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Characters Jeff

Jeff and Terry are a matched pair—opposite sides of the same sexist coin. Where Terry represents the macho, domineering aspects of patriarchal society, Jeff represents the genteel, idealistic attitudes that often accompany and help to justify a system of sexual inequality. Gilman’s point is that Terry’s brutality and Jeff’s gentility are both predicated on a shared belief in the natural inferiority of women. In Jeff’s case, the assumption is that women are naturally delicate, sweet, placid creatures who need looking after. Jeff fancies himself as part of the tradition of the southern gentleman, which, in turn, was based on the tradition of knightly chivalry and courtly love. Gilman wants her readers to see that the object of a gentleman’s chivalry is just that: an object, an idol created in order to be worshipped, and not a living, feeling woman with independent thoughts and autonomous desires. According to Jeff’s beliefs, women are just as controlled and powerless as under Terry’s beliefs, although Jeff’s way is certainly a much nicer, more sensitive means of control.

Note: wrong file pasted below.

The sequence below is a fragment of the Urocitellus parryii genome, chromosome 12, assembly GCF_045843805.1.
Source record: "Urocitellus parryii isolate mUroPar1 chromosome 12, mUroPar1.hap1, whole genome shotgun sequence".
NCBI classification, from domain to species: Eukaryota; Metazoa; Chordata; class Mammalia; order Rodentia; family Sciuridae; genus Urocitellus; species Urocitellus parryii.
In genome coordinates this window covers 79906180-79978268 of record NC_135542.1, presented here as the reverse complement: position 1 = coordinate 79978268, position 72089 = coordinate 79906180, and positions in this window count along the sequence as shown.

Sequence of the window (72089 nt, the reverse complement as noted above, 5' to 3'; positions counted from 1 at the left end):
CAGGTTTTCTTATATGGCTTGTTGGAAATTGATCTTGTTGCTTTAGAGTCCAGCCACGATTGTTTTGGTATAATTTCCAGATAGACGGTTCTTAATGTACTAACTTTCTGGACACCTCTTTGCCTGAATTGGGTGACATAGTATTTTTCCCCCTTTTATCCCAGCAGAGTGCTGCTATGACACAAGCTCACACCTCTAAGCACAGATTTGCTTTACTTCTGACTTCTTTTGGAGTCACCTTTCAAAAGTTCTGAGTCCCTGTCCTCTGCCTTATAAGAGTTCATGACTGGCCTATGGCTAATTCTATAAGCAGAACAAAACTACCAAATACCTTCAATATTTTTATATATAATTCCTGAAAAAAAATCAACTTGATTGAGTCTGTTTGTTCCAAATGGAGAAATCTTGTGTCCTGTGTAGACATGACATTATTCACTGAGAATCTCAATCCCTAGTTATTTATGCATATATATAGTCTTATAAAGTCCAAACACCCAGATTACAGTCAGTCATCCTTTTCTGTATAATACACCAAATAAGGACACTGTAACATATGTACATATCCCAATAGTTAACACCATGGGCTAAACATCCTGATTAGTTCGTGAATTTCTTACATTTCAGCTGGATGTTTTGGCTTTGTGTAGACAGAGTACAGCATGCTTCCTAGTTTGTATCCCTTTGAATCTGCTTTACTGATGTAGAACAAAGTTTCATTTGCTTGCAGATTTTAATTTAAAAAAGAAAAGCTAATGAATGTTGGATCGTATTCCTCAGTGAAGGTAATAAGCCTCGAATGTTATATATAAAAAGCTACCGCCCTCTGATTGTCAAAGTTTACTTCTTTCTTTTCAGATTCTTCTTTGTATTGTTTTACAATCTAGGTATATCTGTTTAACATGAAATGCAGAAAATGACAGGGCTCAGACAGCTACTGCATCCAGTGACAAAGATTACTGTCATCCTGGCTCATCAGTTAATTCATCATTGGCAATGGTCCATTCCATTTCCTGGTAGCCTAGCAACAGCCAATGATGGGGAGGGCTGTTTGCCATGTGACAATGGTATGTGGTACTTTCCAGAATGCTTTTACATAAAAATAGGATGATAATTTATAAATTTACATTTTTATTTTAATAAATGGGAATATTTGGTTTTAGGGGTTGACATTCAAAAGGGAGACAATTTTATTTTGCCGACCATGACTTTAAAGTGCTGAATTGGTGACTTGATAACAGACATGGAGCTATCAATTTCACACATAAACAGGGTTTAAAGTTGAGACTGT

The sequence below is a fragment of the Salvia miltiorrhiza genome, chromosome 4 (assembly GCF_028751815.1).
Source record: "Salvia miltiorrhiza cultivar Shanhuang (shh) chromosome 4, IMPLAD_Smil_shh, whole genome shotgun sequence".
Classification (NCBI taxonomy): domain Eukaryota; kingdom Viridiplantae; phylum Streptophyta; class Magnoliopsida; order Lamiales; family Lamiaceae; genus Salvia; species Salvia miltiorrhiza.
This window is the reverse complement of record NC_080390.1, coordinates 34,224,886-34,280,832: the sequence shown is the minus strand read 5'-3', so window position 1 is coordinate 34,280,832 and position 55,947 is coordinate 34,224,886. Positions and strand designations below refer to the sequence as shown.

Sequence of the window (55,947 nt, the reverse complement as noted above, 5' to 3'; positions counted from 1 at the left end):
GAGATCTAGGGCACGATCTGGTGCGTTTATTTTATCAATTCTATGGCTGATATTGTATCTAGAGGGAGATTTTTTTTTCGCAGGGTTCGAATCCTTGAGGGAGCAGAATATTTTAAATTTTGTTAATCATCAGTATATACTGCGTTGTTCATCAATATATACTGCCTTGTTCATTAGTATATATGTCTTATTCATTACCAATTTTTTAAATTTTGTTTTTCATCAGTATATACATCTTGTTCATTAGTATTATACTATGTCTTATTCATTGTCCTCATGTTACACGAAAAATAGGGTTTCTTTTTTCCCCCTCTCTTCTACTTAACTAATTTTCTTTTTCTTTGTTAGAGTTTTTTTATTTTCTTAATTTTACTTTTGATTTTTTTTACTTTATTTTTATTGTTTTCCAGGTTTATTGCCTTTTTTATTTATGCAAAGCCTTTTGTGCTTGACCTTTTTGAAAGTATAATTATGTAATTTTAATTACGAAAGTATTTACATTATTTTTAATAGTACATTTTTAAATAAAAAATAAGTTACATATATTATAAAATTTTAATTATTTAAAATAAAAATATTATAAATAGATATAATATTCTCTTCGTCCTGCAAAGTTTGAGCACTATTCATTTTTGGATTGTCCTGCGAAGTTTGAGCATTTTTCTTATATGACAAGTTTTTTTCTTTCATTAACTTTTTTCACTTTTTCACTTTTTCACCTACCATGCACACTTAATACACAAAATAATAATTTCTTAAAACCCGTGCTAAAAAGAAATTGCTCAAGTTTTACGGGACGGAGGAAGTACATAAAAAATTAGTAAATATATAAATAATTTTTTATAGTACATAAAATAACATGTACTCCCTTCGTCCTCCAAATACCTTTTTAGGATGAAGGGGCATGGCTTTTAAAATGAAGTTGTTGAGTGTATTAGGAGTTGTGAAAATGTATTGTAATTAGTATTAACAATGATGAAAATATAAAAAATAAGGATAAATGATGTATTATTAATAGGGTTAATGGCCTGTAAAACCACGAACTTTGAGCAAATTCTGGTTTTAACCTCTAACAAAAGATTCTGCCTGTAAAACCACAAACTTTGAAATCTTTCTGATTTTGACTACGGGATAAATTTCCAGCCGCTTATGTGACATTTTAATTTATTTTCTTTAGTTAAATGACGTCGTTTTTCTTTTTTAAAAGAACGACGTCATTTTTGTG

The more Jeff learns about Herland, the more enamored of its social system he becomes. As Van points out, Jeff’s natural inclination to “worship” and idealize women leads him to embrace Herland’s ways like a religious convert and to reject the male-dominated outside world entirely. Jeff’s embrace of Herland, however, is based more on emotion than anything else, and he seems to think that a woman-dominated society would be preferable in every way to a male-dominated one, mostly because women are simply better, kinder, more moral people than are men. But here Jeff misses the point. Herland is better not because it is dominated by women but because there is no domination of anyone, by anyone, at all. By the end of the novel, Jeff is still struggling to see women as equals, not angelic superiors. Gilman seems to reward Jeff at the end of the novel, both by allowing him to remain in Herland and by having him be the father of Herland’s first naturally conceived child in 2,000 years.